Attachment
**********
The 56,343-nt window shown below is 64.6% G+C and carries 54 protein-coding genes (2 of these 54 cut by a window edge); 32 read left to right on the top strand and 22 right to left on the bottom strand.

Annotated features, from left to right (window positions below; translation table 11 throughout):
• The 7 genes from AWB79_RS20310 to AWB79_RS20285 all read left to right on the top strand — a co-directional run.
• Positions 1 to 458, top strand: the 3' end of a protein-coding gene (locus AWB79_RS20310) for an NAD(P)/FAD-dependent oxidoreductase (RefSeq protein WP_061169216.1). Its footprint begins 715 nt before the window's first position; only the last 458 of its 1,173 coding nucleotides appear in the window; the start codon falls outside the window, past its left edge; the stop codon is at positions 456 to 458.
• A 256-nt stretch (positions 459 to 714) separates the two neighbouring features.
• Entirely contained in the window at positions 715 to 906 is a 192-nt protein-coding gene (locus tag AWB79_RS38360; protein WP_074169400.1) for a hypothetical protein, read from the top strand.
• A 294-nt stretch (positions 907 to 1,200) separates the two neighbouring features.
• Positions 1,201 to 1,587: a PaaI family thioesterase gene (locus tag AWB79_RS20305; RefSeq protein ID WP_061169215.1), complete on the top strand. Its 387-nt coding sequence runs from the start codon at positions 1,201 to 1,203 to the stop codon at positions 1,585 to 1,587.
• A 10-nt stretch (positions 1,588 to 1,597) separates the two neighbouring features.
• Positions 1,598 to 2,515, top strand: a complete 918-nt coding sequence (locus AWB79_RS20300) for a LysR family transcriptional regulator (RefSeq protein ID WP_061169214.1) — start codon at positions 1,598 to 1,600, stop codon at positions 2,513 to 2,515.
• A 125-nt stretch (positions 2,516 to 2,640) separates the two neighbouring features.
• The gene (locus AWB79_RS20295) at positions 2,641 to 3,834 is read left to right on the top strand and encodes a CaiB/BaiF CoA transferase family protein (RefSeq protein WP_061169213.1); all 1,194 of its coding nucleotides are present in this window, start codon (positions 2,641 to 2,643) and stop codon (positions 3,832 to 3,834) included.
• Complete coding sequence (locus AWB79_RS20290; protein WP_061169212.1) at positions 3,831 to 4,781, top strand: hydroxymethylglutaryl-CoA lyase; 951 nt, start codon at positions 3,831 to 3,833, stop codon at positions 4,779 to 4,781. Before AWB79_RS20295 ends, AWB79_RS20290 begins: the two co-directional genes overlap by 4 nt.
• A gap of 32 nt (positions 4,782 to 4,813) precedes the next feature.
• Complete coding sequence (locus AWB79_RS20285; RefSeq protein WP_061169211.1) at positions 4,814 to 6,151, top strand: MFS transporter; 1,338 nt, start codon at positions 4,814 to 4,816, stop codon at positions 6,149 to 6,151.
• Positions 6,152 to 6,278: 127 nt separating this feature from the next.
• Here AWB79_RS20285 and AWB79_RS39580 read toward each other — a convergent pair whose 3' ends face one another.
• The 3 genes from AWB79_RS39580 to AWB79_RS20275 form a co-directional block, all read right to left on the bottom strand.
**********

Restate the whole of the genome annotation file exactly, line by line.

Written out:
The 56,343-nt window shown below is 64.6% G+C and carries 54 protein-coding genes (2 of these 54 cut by a window edge); 32 read left to right on the top strand and 22 right to left on the bottom strand.

Annotated features, from left to right (window positions below; translation table 11 throughout):
• The 7 genes from AWB79_RS20310 to AWB79_RS20285 all read left to right on the top strand — a co-directional run.
• Positions 1 to 458, top strand: the 3' end of a protein-coding gene (locus AWB79_RS20310) for an NAD(P)/FAD-dependent oxidoreductase (RefSeq protein WP_061169216.1). Its footprint begins 715 nt before the window's first position; only the last 458 of its 1,173 coding nucleotides appear in the window; the start codon falls outside the window, past its left edge; the stop codon is at positions 456 to 458.
• A 256-nt stretch (positions 459 to 714) separates the two neighbouring features.
• Entirely contained in the window at positions 715 to 906 is a 192-nt protein-coding gene (locus tag AWB79_RS38360; protein WP_074169400.1) for a hypothetical protein, read from the top strand.
• A 294-nt stretch (positions 907 to 1,200) separates the two neighbouring features.
• Positions 1,201 to 1,587: a PaaI family thioesterase gene (locus tag AWB79_RS20305; RefSeq protein ID WP_061169215.1), complete on the top strand. Its 387-nt coding sequence runs from the start codon at positions 1,201 to 1,203 to the stop codon at positions 1,585 to 1,587.
• A 10-nt stretch (positions 1,588 to 1,597) separates the two neighbouring features.
• Positions 1,598 to 2,515, top strand: a complete 918-nt coding sequence (locus AWB79_RS20300) for a LysR family transcriptional regulator (RefSeq protein ID WP_061169214.1) — start codon at positions 1,598 to 1,600, stop codon at positions 2,513 to 2,515.
• A 125-nt stretch (positions 2,516 to 2,640) separates the two neighbouring features.
• The gene (locus AWB79_RS20295) at positions 2,641 to 3,834 is read left to right on the top strand and encodes a CaiB/BaiF CoA transferase family protein (RefSeq protein WP_061169213.1); all 1,194 of its coding nucleotides are present in this window, start codon (positions 2,641 to 2,643) and stop codon (positions 3,832 to 3,834) included.
• Complete coding sequence (locus AWB79_RS20290; protein WP_061169212.1) at positions 3,831 to 4,781, top strand: hydroxymethylglutaryl-CoA lyase; 951 nt, start codon at positions 3,831 to 3,833, stop codon at positions 4,779 to 4,781. Before AWB79_RS20295 ends, AWB79_RS20290 begins: the two co-directional genes overlap by 4 nt.
• A gap of 32 nt (positions 4,782 to 4,813) precedes the next feature.
• Complete coding sequence (locus AWB79_RS20285; RefSeq protein WP_061169211.1) at positions 4,814 to 6,151, top strand: MFS transporter; 1,338 nt, start codon at positions 4,814 to 4,816, stop codon at positions 6,149 to 6,151.
• Positions 6,152 to 6,278: 127 nt separating this feature from the next.
• Here AWB79_RS20285 and AWB79_RS39580 read toward each other — a convergent pair whose 3' ends face one another.
• The 3 genes from AWB79_RS39580 to AWB79_RS20275 form a co-directional block, all read right to left on the bottom strand.